From the Publisher

Bare Branches

Days before the launch of our spring 2001 issue, my mother was taken away from me in a car accident. This time of year, so tied to rebirth and renewal, will always be hard for me. My birthday, the first day of spring, and the anniversary of my mother’s death all hit me within the span of a few weeks. I am awash in my emotions, as if I were standing in a strong spring downpour. Like life itself, spring is a painfully beautiful time for me.

After experiencing such an immense loss, it takes a while before you can see the good things in life again. They pop up through the ground like shoots from the year’s first flowers. They stand out like the new green growth on fir trees. You can’t miss them if you have your eyes open. A great loss creates a hole in your life, a deficit, but over time that deficit will be filled by the new growth of spring. My family and friends have since healed that wound in my life, but at this time of year, when the branches are bare, you can still see the scar. It reminds you of the pain.

When I remember that pain, I go back and read something I wrote in those days after my mother’s passing. I don’t think of myself as being much of a writer, but I do think that in that time of great pain, I was able to see some beautiful things in life more clearly. Those beautiful things are what keep me going and make any pain insignificant.

Keepgoing.

The Majority of this was written before April 2

Atheist: One who denies the existence of God. (Capital G. Thank you, Webster’s Ninth New Collegiate Dictionary, copyright 1988.)

Atheists are fools. They are not fools because they deny the existence of a capital G god, but because they are oblivious to the world that surrounds them. Before you click that “Back” icon, let me assure you that this is not going to be an argument to prove the existence of an omnipotent white-bearded old man seated on a throne who holds your fate in his hands. If that is your image of capital G god, then let me assure you that I respect your interpretation. This is an argument for there being something more. Something more than we know, more than we can imagine, more than we can comprehend. We have all caught glimpses of itin a sunset, in the pattern of a leaf, in the spiral of our galaxy. Its perfection astounds us. It is the same as the magic found in a lover’s kiss, a baby’s laugh, a mother’s touch, and a friend’s hug. We can feel it. Atheists would argue that all of these phenomena could be explained through science. They are correct, but is not science sublime also?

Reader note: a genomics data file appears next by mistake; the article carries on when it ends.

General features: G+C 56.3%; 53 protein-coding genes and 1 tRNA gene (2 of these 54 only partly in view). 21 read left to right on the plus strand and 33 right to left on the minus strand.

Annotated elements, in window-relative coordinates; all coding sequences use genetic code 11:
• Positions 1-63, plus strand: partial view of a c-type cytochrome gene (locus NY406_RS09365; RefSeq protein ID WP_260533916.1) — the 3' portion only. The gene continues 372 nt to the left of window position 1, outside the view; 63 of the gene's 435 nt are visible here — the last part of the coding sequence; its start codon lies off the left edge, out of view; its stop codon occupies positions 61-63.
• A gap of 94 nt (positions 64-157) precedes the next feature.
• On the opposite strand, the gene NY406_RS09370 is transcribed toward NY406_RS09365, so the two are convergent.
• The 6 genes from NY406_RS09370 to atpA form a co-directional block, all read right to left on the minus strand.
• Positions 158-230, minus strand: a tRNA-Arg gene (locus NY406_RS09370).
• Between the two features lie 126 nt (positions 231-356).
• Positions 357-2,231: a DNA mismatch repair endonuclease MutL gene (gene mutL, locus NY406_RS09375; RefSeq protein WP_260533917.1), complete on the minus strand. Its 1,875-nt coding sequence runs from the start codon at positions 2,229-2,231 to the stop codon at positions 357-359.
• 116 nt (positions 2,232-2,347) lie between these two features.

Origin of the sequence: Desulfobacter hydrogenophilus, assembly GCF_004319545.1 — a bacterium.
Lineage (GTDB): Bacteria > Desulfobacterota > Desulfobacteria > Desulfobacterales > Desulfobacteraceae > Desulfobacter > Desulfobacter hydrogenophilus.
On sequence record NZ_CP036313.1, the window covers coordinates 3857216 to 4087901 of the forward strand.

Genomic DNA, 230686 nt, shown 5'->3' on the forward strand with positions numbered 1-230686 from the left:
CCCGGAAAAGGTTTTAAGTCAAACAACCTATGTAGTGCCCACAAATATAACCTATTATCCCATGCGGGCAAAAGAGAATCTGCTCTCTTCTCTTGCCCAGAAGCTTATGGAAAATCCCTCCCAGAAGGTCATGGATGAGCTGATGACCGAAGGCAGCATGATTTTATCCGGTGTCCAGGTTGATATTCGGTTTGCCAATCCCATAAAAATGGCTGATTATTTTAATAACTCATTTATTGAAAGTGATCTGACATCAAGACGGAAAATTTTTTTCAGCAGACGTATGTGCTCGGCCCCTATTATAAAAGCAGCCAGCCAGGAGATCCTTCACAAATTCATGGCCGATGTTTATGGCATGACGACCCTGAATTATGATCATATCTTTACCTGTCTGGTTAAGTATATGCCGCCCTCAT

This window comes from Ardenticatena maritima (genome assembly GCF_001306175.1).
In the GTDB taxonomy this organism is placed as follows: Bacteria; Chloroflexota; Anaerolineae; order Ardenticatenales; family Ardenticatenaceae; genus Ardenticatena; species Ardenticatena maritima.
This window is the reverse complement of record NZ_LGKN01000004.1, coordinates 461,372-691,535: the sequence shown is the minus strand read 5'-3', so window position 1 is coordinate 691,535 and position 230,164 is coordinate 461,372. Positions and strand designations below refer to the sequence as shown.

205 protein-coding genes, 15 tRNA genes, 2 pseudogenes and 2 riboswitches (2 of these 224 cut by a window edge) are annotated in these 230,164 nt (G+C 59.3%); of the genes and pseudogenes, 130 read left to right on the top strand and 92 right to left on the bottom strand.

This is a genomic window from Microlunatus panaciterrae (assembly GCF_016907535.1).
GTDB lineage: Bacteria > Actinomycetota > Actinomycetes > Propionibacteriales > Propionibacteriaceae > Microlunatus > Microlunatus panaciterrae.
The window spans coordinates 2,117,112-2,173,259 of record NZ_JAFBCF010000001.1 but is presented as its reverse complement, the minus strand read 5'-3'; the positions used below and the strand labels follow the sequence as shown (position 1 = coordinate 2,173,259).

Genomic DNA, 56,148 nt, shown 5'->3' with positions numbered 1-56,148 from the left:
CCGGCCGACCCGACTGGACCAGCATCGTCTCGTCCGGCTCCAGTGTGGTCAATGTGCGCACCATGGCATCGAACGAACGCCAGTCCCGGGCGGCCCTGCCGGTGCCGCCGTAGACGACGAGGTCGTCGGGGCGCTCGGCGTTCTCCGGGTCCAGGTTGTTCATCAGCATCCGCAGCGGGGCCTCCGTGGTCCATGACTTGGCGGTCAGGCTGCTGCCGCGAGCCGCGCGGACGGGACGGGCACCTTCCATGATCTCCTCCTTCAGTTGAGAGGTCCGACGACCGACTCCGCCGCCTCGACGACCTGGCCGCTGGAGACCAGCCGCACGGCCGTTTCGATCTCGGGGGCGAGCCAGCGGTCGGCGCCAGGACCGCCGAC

Take for example our solar system. Centrifugal force created eight planets from materials left over from the creation of a small star. (I don’t consider Pluto a planet, but that’s another story for another time.) In this celestial centrifuge the heavier elements formed four small, rocky planets in a relatively close orbit of the star. Lighter elements formed four giant gas planets, in a much further orbit from the star. These gas giants would protect the interior planets from the ravages of asteroids and other heavenly debris. After millions of years, on at least one of these interior planets, conditions were eventually optimal for the creation of life. Life: a product of that same celestial centrifuge. I’m not asking, “Why did this happen?” I’m not asking, “Who did this?” I’m just asking you to look at it and see its beauty and perfection.

If you don’t believe the answers to “why,” “who,” and “how” that the world’s religions provide, then fine. All of the world’s religions are works in mythology, existing somewhere between fact and fiction. All are stories of great people and incredible acts. Stories handed down through centuries, filtered through millions of intellects and imaginations, all attempting to interpret things that we cannot explain. If you don’t believe the answers provided for you, then create your own. Create your own mythology, but don’t lose that sense of wonder.

The atheists don’t know what they are missing. They seem to have lost that wonder, that spark in humanity that makes us want to believe in something more than we can see. Their interpretations of the unexplainable tend to be cold and unimaginative. As if they could look at a sunset, appreciate the beauty of it, and see the reasons for it happening, but not see where the beauty and the reasons become one. I believe in a reason for all the beauty in the worldnot a purpose, but a cause. I give it no name or face. Many call it god, with or without a capital G.

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